The universe is cold and dark. And yet, within the dark, there is a faint glow of warmth. Across the sky, there are objects that emit infrared light, similar to the light that warms your hands near a campfire. By observing this light, astronomers can see the cosmos in a way that looks very different from that seen by our eyes.
Both ground-based and space-based infrared telescopes have been around for quite some time, but with the launch of the James Webb Space Telescope (JWST), astronomers will be able to capture the infrared sky in unprecedented detail. It will allow us to see warm planets huddled near their star, and distant galaxies so ancient that their bright visible light has redshifted to faint infrared. It will change our understanding of the early universe and perhaps reveal evidence of alien life.
But there is one aspect of the JWST that is very limiting. It is designed to capture high-resolution images of small areas of the sky. This is true for most telescopes since it is difficult to create an image with is both wide and detailed. Because of this, JWST will only be able to capture a fraction of the sky over time. For example, the Hubble Space Telescope has given us amazing views of the heavens, but in its 30-year mission, it has only captured about 0.1% of the visible sky.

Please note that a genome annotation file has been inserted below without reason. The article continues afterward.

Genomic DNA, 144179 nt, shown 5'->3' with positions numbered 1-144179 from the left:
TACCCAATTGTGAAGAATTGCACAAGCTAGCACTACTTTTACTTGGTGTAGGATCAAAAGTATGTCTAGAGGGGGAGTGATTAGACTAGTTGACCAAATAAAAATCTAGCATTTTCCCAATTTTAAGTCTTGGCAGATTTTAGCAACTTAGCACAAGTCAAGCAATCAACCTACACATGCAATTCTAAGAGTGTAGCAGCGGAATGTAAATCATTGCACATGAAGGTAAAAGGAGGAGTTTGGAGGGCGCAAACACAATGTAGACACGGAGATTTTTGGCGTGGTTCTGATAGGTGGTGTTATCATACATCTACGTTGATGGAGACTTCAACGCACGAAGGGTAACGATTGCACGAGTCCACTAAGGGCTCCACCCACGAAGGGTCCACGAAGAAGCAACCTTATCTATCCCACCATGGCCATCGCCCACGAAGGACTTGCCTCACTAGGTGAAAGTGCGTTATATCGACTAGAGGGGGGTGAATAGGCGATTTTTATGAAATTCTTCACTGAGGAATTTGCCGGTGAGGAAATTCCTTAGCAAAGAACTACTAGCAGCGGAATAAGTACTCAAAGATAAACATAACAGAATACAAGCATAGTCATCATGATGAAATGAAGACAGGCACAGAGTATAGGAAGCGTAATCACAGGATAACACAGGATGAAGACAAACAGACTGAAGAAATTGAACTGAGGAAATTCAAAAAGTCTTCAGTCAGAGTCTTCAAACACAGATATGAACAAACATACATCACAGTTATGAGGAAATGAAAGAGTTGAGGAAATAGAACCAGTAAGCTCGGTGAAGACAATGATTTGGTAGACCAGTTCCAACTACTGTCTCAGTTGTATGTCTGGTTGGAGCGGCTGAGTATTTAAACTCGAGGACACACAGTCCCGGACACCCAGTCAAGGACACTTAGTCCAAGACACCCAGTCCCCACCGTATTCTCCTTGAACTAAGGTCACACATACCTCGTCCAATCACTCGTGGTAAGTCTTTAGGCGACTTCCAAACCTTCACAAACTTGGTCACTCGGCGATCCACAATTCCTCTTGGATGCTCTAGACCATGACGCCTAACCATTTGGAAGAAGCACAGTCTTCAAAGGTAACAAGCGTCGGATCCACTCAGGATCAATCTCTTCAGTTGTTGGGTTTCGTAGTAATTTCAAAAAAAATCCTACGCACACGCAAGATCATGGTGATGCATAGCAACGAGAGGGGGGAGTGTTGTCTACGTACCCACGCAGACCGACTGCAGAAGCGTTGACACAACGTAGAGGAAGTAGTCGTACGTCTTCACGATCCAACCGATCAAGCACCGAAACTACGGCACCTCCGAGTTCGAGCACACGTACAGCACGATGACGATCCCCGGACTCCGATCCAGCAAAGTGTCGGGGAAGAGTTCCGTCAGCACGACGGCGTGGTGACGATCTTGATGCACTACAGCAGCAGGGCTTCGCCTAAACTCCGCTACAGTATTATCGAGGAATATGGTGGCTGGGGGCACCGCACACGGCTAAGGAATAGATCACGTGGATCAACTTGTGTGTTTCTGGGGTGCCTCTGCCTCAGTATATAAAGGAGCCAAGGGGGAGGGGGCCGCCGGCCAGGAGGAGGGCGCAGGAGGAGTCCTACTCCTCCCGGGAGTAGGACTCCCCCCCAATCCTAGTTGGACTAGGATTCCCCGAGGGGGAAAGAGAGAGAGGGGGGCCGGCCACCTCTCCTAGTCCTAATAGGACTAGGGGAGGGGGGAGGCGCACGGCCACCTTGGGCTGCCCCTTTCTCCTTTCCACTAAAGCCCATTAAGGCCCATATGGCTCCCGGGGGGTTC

To counter this limitation we can create sky-survey telescopes. The Vera Rubin Observatory is being constructed specifically for this purpose. Its 8-meter mirror is designed to give a view of the sky several Moon-widths across. When completed, it will capture most of the southern sky every few days. It will not only allow astronomers to study a vast range of celestial objects, but it will also allow them to study how these objects change over time. It will be an amazing tool for visible light astronomy, but what about infrared?
This is where the upcoming SPHEREx mission comes in. Scheduled to launch by April of 2025, SPHEREx will capture 99% of the sky every six months. This does come at a cost of resolution. The SPHEREx images will not be nearly as detailed as JWST. But since they will both observe infrared light they can work together to see more of our universe. SPHEREx will focus on the background heat of the deep universe, and look for water and complex organic molecules hidden within the gas and dust of stellar nurseries. And when SPHEREx finds something unusual, JWST can step in for a closer look.
The James Webb Telescope will surely give us some amazing views over the next few years. With SPHEREx coming soon on its heels, the infrared revelations of JWST are surely just the beginning.
Originally published on Universe Today.